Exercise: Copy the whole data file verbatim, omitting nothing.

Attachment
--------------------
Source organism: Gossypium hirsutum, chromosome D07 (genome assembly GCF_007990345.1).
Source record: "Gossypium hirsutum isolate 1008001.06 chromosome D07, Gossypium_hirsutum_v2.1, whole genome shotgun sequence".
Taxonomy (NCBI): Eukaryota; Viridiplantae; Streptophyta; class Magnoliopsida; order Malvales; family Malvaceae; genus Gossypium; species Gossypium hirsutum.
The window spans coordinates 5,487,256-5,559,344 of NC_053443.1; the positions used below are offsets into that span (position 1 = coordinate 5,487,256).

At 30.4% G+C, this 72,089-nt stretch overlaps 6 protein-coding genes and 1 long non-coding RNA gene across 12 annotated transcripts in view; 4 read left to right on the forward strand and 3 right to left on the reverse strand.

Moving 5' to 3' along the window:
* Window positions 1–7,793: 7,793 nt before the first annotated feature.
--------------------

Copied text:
Source organism: Gossypium hirsutum, chromosome D07 (genome assembly GCF_007990345.1).
Source record: "Gossypium hirsutum isolate 1008001.06 chromosome D07, Gossypium_hirsutum_v2.1, whole genome shotgun sequence".
Taxonomy (NCBI): Eukaryota; Viridiplantae; Streptophyta; class Magnoliopsida; order Malvales; family Malvaceae; genus Gossypium; species Gossypium hirsutum.
The window spans coordinates 5,487,256-5,559,344 of NC_053443.1; the positions used below are offsets into that span (position 1 = coordinate 5,487,256).

At 30.4% G+C, this 72,089-nt stretch overlaps 6 protein-coding genes and 1 long non-coding RNA gene across 12 annotated transcripts in view; 4 read left to right on the forward strand and 3 right to left on the reverse strand.

Moving 5' to 3' along the window:
* Window positions 1–7,793: 7,793 nt before the first annotated feature.